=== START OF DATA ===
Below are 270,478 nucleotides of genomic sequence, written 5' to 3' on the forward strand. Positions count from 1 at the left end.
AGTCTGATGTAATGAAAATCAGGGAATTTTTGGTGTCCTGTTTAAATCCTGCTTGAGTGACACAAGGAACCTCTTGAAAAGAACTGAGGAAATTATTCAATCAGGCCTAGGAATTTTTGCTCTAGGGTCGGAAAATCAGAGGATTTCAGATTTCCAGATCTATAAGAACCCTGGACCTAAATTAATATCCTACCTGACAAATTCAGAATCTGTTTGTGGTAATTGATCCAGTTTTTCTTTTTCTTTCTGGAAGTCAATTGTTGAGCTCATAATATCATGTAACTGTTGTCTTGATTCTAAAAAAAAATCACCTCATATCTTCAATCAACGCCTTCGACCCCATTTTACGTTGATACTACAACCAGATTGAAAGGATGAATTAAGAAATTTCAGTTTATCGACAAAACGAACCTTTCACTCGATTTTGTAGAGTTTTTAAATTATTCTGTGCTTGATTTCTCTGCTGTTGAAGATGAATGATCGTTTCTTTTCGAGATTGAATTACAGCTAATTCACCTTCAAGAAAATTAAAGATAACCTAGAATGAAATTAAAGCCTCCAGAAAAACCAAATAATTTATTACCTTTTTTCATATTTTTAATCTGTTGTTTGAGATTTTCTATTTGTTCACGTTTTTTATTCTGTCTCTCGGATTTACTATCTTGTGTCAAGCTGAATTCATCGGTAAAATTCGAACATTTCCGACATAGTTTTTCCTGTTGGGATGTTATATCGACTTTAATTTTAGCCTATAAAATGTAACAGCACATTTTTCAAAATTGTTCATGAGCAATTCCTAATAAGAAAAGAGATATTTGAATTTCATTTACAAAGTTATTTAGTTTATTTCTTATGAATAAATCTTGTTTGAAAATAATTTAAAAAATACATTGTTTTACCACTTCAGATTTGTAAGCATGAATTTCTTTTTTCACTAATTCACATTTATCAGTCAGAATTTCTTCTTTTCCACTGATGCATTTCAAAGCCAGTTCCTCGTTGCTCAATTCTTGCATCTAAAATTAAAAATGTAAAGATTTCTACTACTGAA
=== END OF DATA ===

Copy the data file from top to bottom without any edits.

Below are 270,478 nucleotides of genomic sequence, written 5' to 3' on the forward strand. Positions count from 1 at the left end.
AGTCTGATGTAATGAAAATCAGGGAATTTTTGGTGTCCTGTTTAAATCCTGCTTGAGTGACACAAGGAACCTCTTGAAAAGAACTGAGGAAATTATTCAATCAGGCCTAGGAATTTTTGCTCTAGGGTCGGAAAATCAGAGGATTTCAGATTTCCAGATCTATAAGAACCCTGGACCTAAATTAATATCCTACCTGACAAATTCAGAATCTGTTTGTGGTAATTGATCCAGTTTTTCTTTTTCTTTCTGGAAGTCAATTGTTGAGCTCATAATATCATGTAACTGTTGTCTTGATTCTAAAAAAAAATCACCTCATATCTTCAATCAACGCCTTCGACCCCATTTTACGTTGATACTACAACCAGATTGAAAGGATGAATTAAGAAATTTCAGTTTATCGACAAAACGAACCTTTCACTCGATTTTGTAGAGTTTTTAAATTATTCTGTGCTTGATTTCTCTGCTGTTGAAGATGAATGATCGTTTCTTTTCGAGATTGAATTACAGCTAATTCACCTTCAAGAAAATTAAAGATAACCTAGAATGAAATTAAAGCCTCCAGAAAAACCAAATAATTTATTACCTTTTTTCATATTTTTAATCTGTTGTTTGAGATTTTCTATTTGTTCACGTTTTTTATTCTGTCTCTCGGATTTACTATCTTGTGTCAAGCTGAATTCATCGGTAAAATTCGAACATTTCCGACATAGTTTTTCCTGTTGGGATGTTATATCGACTTTAATTTTAGCCTATAAAATGTAACAGCACATTTTTCAAAATTGTTCATGAGCAATTCCTAATAAGAAAAGAGATATTTGAATTTCATTTACAAAGTTATTTAGTTTATTTCTTATGAATAAATCTTGTTTGAAAATAATTTAAAAAATACATTGTTTTACCACTTCAGATTTGTAAGCATGAATTTCTTTTTTCACTAATTCACATTTATCAGTCAGAATTTCTTCTTTTCCACTGATGCATTTCAAAGCCAGTTCCTCGTTGCTCAATTCTTGCATCTAAAATTAAAAATGTAAAGATTTCTACTACTGAA